And after his death, they trot off to Galilee, where they see the risen Christ, in person. And some of them -- doubted?
What is that about?
I don't know exactly. But I do have some thoughts. For one, isn't it interesting that Matthew could have left this detail out? It would have made more sense (if he were writing propaganda, anyway) to leave it out. Wouldn't you? If you were writing simply to convince someone of a false story, wouldn't you tell them that "everyone believed?"
But Matthew doesn't sacrifice accuracy for the sake of believability. I think that small detail tells us that he must have had a commitment to truth, and thus, we can conclude that he has told the WHOLE truth to the best of his ability. Matthew told us even the difficult details.
Secondly, I think it tells us something about human nature. How many times have we thought, "If only I'd have walked with Jesus, this whole faith thing would be so easy. I wouldn't struggle with doubt."
Doubt is part of our walk. Not because we believe in something false, or because we are stupid and foolish, but because we believe in something that is completely impossible. What kind of idiot believes that a dead man can be raised? It's impossible.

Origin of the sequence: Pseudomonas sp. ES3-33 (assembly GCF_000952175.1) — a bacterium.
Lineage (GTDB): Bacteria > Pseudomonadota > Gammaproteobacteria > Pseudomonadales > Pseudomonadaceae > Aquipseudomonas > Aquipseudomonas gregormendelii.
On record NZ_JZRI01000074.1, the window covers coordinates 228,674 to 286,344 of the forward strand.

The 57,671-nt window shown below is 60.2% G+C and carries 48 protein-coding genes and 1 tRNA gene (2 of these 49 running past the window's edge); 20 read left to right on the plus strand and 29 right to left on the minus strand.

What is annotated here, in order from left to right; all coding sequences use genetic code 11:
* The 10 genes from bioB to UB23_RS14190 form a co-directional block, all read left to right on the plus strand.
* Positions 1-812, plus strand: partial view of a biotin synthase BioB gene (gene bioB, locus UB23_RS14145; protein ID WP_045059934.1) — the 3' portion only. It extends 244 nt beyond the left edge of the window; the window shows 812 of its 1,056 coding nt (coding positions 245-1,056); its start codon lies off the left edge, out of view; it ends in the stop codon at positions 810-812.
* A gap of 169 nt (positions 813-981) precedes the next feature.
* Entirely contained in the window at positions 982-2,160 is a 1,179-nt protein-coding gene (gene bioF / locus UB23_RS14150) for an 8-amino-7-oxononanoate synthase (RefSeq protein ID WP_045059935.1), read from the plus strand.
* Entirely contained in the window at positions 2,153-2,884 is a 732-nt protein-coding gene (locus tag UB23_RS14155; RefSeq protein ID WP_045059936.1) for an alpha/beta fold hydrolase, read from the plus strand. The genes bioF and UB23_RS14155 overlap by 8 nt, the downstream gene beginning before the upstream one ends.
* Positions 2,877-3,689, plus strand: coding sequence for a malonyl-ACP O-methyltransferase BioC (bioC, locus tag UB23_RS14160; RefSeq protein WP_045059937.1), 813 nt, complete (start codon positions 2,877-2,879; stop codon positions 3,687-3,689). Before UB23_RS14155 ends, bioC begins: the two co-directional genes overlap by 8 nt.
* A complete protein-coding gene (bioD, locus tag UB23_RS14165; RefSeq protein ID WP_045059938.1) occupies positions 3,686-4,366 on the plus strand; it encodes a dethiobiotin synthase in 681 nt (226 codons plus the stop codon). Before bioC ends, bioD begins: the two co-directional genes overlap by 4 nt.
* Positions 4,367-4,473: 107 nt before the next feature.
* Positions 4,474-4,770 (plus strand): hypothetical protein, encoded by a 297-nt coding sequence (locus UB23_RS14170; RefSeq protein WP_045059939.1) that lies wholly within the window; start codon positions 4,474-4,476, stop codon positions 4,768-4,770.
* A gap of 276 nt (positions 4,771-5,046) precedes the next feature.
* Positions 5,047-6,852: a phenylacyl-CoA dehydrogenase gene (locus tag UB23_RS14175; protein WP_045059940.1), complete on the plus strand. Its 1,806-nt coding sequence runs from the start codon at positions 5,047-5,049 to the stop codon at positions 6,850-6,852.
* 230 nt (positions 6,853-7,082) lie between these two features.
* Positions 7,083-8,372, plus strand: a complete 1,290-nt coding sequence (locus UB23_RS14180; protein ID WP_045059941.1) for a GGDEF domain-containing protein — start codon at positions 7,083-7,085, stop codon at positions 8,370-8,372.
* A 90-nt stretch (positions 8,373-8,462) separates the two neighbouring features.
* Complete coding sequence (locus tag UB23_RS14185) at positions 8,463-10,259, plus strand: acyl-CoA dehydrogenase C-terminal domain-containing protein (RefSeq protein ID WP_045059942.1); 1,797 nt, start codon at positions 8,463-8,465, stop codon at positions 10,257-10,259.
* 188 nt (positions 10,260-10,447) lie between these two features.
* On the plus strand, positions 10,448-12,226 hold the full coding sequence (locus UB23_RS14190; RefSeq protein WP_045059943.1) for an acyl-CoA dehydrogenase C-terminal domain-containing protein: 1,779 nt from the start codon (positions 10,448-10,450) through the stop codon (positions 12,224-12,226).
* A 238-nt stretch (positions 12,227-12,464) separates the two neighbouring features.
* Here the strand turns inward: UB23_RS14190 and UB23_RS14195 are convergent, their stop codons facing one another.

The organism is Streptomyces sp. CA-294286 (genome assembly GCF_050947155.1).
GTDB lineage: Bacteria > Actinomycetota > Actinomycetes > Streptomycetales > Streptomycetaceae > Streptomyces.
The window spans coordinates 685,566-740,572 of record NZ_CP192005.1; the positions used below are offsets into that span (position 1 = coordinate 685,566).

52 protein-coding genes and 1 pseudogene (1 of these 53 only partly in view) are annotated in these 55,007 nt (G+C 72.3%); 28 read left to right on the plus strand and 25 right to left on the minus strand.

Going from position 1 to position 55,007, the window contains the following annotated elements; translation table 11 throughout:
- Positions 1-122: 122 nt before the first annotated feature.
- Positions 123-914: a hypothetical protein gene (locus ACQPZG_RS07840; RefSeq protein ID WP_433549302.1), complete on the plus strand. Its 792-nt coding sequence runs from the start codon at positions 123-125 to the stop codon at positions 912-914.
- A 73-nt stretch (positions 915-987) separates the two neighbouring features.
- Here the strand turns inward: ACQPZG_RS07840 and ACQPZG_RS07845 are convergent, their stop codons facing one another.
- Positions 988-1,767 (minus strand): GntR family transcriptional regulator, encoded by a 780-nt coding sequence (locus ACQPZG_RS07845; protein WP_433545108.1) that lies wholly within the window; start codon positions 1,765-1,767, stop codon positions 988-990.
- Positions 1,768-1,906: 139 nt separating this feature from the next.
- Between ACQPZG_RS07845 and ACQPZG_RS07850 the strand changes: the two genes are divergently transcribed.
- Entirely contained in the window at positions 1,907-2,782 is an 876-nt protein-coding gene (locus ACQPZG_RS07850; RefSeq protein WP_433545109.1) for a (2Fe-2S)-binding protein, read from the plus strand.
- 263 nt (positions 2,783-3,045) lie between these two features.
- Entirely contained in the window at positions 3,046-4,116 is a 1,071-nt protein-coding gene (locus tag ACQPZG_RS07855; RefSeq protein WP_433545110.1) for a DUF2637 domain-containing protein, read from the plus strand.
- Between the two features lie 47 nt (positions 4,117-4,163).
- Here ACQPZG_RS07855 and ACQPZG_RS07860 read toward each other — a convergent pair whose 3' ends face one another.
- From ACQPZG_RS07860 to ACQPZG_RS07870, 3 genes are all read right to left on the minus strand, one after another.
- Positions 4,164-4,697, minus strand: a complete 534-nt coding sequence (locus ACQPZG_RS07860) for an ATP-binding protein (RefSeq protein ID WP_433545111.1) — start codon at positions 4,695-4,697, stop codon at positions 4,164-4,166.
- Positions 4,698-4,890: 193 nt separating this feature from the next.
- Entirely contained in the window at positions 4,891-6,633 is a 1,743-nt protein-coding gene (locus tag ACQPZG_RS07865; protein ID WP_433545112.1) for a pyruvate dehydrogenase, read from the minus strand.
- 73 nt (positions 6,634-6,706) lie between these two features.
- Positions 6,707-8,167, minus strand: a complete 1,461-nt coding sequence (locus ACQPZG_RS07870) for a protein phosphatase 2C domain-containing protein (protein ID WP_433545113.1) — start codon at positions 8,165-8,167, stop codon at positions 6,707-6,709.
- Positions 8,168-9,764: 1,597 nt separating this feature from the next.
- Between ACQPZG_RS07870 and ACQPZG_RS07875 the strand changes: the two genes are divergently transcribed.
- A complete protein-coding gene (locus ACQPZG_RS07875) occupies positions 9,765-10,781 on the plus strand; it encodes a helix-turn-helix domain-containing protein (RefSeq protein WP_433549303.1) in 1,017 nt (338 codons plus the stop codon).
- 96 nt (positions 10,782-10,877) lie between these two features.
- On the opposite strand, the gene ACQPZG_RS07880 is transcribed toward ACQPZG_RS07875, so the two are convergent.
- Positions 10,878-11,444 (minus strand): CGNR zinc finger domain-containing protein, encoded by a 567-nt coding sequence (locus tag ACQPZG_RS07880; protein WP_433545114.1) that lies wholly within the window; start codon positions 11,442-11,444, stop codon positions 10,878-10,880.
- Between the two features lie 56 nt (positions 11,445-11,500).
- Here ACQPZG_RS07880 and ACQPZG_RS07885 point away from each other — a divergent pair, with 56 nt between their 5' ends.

We have to acknowledge that simple fact. It IS ABSOLUTELY impossible.
But with God, impossible things are quite possible.
And sometimes, even in the face of those quite impossible things, we may pinch ourselves, thinking, "Can this be true?"
It isn't always easy to believe. But of course, if it were easy, it wouldn't take faith.
The take away? When you doubt, don't beat yourself up; remember the eleven. They struggled with doubt. You are in very good company. But do remember this:
Jesus said in John chapter 20:29,
"You believe because you have seen me. Blessed are those who haven't seen me and believe anyway."
Be blessed and believe.